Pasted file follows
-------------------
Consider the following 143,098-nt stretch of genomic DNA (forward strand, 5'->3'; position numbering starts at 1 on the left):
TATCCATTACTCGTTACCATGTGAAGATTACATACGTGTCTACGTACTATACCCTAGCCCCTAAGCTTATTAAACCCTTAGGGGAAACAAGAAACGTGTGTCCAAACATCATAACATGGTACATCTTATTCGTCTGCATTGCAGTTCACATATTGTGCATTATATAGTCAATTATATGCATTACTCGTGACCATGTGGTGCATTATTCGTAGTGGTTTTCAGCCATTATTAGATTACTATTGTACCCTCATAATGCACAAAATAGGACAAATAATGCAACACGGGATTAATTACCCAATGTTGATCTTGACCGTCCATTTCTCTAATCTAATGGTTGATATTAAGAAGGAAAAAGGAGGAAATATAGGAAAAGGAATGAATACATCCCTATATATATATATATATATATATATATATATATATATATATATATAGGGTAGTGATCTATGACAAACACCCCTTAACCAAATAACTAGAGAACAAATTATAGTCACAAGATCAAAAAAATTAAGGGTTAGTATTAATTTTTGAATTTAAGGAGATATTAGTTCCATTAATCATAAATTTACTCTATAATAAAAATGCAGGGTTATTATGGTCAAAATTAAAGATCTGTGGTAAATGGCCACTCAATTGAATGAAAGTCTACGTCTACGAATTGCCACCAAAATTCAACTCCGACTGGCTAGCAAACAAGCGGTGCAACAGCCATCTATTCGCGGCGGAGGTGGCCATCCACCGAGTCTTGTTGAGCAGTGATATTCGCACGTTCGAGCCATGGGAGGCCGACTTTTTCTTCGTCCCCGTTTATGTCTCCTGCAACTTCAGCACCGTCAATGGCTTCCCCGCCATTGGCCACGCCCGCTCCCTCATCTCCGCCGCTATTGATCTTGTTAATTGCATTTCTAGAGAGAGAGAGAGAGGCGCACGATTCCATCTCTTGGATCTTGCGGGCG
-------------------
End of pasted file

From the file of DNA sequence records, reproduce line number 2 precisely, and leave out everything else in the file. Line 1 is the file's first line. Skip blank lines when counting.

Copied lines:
TATCCATTACTCGTTACCATGTGAAGATTACATACGTGTCTACGTACTATACCCTAGCCCCTAAGCTTATTAAACCCTTAGGGGAAACAAGAAACGTGTGTCCAAACATCATAACATGGTACATCTTATTCGTCTGCATTGCAGTTCACATATTGTGCATTATATAGTCAATTATATGCATTACTCGTGACCATGTGGTGCATTATTCGTAGTGGTTTTCAGCCATTATTAGATTACTATTGTACCCTCATAATGCACAAAATAGGACAAATAATGCAACACGGGATTAATTACCCAATGTTGATCTTGACCGTCCATTTCTCTAATCTAATGGTTGATATTAAGAAGGAAAAAGGAGGAAATATAGGAAAAGGAATGAATACATCCCTATATATATATATATATATATATATATATATATATATATATATATAGGGTAGTGATCTATGACAAACACCCCTTAACCAAATAACTAGAGAACAAATTATAGTCACAAGATCAAAAAAATTAAGGGTTAGTATTAATTTTTGAATTTAAGGAGATATTAGTTCCATTAATCATAAATTTACTCTATAATAAAAATGCAGGGTTATTATGGTCAAAATTAAAGATCTGTGGTAAATGGCCACTCAATTGAATGAAAGTCTACGTCTACGAATTGCCACCAAAATTCAACTCCGACTGGCTAGCAAACAAGCGGTGCAACAGCCATCTATTCGCGGCGGAGGTGGCCATCCACCGAGTCTTGTTGAGCAGTGATATTCGCACGTTCGAGCCATGGGAGGCCGACTTTTTCTTCGTCCCCGTTTATGTCTCCTGCAACTTCAGCACCGTCAATGGCTTCCCCGCCATTGGCCACGCCCGCTCCCTCATCTCCGCCGCTATTGATCTTGTTAATTGCATTTCTAGAGAGAGAGAGAGAGGCGCACGATTCCATCTCTTGGATCTTGCGGGCG